At the suggestion of my lovely friend Theresa, I recently took part in a Brisbane Greeters Tour. Launched in early 2012, the Brisbane Greeters program is part of a Global Greeters Network. In fact, it is one of 66 Greeters programs operating around the world.
HOW DO GREETERS TOURS WORK?
Brisbane Greeters Tours are conducted by volunteers who are locals and really know their stuff. They are passionate about the city they live in and love sharing that knowledge with visitors from both Australia and overseas.
When you book a Greeters Tour you can either choose a tour surrounding a particular topic of interest such as art, history or churches or you can choose a Greeters Choice Tour. As I come from NSW originally I really don’t know a lot about the history of Brisbane so that is what I chose as the focus of our tour.
Generally most Greeters tours meet in King George Square just outside the Brisbane City Town Hall. We were assigned Greeter Elizabeth and while we were waiting for her we chatted with another Greeter. Philip was taking his two overseas visitors on a bicycle tour utilising the city’s pushbikes that are available for hire but are available free of charge for Greeter tours.
When our Greeter Elizabeth arrived we were joined by another overseas visitor. Stephanie from Spain who was in Brisbane for three weeks and thought the Greeters Tour would be a great way to learn about the city.
BRISBANE TOWN HALL
Our first stop was the Brisbane City Town Hall. Officially opened in 1930 it is an imposing sandstone building covering an area of about 2 acres. It underwent extensive restoration work between 2010 and 2013 as it was literally sinking.
I was most impressed by the beautiful marble interior of the King George Foyer and the amazing 4300 pipe Father Henry Willis Organ which is located in the main auditorium. For a more in-depth look at Brisbane Town Hall you can book a guided tour on line. Brisbane Town Hall is also home to the Museum of Brisbane.
From there we walked up into the Brisbane Arcade. Built in 1923 it is one of the oldest shopping destinations in Brisbane and features lots of stained glass windows and timber and iron work. Coming out into Queen Street Mall, which is the main Brisbane city shopping precinct we popped into the Brisbane Visitor Information and Booking Centre, which I must have walked past a dozen times without ever noticing it. Housed in the historical Regent Theatre it is your one stop shop for all your information on Brisbane and the surrounding areas.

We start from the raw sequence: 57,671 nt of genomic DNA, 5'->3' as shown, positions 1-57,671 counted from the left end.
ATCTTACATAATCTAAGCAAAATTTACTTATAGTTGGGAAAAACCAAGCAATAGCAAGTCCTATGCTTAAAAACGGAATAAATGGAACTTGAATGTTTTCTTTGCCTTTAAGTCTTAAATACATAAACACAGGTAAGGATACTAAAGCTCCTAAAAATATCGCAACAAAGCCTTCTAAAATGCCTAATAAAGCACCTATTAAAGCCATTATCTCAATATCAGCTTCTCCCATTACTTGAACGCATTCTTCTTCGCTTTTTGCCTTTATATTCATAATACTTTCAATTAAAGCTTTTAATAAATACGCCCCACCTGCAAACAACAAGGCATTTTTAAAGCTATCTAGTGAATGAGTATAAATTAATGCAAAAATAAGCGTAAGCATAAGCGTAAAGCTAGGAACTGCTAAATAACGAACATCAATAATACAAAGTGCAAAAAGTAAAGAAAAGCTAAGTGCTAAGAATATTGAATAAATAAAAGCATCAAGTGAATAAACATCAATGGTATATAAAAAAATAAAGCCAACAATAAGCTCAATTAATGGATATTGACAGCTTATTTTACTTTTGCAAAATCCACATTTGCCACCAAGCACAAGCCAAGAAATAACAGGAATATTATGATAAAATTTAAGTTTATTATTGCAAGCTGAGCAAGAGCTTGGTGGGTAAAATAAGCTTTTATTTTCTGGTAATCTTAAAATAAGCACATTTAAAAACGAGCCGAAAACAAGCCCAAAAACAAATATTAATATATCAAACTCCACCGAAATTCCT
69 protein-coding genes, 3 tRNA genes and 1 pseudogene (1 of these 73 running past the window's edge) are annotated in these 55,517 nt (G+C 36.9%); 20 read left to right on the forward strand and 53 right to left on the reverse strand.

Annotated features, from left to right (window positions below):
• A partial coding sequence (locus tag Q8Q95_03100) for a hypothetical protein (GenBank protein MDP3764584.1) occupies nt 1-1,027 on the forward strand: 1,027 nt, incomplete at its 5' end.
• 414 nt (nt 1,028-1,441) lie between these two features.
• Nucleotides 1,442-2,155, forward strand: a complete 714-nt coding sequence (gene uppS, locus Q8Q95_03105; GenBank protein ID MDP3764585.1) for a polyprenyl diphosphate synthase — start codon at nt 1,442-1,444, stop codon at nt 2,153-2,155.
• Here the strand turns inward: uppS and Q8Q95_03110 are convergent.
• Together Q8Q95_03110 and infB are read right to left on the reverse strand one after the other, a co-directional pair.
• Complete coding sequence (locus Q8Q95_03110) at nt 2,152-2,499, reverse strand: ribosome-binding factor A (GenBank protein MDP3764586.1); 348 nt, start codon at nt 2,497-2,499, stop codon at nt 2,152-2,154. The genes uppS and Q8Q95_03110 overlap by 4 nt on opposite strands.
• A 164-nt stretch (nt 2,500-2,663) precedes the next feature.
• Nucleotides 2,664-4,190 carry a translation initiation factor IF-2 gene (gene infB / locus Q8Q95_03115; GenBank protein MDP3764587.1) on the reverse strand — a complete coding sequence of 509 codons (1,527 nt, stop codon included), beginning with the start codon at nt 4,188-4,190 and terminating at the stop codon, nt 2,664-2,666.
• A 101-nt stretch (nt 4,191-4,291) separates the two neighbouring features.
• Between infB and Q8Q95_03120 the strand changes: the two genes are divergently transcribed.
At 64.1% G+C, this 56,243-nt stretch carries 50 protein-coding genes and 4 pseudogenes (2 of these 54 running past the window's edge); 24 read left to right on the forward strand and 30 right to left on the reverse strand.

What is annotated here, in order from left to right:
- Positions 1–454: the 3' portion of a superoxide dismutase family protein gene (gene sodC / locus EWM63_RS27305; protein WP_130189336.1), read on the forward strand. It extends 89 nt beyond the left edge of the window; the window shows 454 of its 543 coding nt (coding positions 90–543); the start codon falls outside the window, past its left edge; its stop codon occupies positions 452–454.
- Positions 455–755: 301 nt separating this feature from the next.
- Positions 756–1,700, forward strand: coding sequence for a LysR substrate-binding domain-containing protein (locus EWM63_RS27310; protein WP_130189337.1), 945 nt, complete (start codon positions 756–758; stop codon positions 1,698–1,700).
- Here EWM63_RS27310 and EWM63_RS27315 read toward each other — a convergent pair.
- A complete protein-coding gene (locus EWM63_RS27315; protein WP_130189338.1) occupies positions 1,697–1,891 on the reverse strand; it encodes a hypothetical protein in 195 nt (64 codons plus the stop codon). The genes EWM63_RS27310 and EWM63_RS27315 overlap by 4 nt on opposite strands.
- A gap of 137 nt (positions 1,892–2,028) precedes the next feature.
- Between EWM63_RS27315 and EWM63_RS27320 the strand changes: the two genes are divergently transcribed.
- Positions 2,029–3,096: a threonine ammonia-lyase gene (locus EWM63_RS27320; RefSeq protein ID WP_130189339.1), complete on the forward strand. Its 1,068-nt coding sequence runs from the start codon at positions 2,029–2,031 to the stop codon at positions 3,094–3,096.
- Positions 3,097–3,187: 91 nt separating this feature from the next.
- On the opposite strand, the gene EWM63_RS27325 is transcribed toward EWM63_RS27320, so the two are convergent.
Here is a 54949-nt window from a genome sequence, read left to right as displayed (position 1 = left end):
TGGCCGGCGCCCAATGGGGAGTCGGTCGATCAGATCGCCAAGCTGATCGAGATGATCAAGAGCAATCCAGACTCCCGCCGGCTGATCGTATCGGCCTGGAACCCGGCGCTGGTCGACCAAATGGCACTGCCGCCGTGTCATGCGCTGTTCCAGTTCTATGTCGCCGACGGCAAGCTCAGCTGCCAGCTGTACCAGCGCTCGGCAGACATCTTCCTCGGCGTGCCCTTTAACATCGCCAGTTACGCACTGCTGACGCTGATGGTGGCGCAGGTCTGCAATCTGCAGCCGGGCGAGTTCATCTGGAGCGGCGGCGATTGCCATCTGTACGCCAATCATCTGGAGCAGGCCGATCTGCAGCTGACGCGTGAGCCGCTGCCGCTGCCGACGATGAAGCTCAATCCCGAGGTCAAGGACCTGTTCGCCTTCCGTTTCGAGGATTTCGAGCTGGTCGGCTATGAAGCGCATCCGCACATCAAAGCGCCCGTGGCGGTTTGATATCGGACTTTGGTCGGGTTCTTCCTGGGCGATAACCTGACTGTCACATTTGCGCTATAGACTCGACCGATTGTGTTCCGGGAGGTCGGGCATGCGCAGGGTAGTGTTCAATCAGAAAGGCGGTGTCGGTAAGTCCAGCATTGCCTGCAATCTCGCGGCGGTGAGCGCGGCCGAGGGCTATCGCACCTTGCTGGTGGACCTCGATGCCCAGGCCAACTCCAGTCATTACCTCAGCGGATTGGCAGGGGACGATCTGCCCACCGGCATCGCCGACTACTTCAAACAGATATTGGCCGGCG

Another thing I had never done when in Queen Street Mall was to look up. When I did, I realised how many of the original old facades of the buildings have been preserved and incorporated into the new buildings, cleverly blending the old and the new together.
TREASURY CASINO AND HERITAGE HOTEL
At the top of Queen Street Mall you will find the Treasury Casino and Hotel. Opened in 1995 this very clever restoration has seen a modern facility – the casino – built inside one of Brisbane’s oldest buildings – The Treasury. Just across from the Casino in what was formerly the Lands Administration Building is the Treasury Heritage Hotel. Both are very regal looking buildings and it’s wonderful that they have been preserved and used as well.
Continuing our walk along William Street we came to the Commissariat Store. The bottom two floors were built by convict labour between 1828 and 1829 with the third floor being added in 1913. Originally, it was the supply store for the then fledgling colony of Brisbane however it is now a museum and opens from Tuesday to Friday. Entry costs just $7.00 for adults.
PARLIAMENT HOUSE AND OLD GOVERNMENT HOUSE
We then continued walking along William Street and then turned into George Street until we reached Parliament House which is located right opposite the City Botanic Gardens. Another historic building it was commenced in 1864 but wasn’t completed until 1889. Tours are available or you can enjoy a monthly High Tea in the Strangers Dining Room.
Just next door to Parliament House is the Queensland University of Technology (QUT). Built in May 1862, Old Government House is located in the university grounds. Following it’s restoration it was opened to the public in 2009. Entry is free and the house is open every day except for Saturday’s. There is a lovely cafe located in the Courtyard area of the house which looked very inviting.
ST STEPHENS CATHOLIC CHURCH
Our final destination of our tour was St Stephens Catholic Church in Elizabeth Street. Taking several years to complete it is not as large as the original plans envisaged it would be. But what I found more remarkable than the church itself was the smaller St Stephens Chapel which houses a shrine to Mary MacKillop.
At the end of tour we enjoyed sitting down with our Greeter for lunch and some more chatting.
I thoroughly enjoyed the morning and as a result I learnt so much about Brisbane and it’s history. I am really looking forward to exploring some more of our destinations.
If you think a Brisbane Greeters Tour might be for you, you can book your free greet on-line. Make sure you wear some comfy walking shoes and bring a camera, hat and water.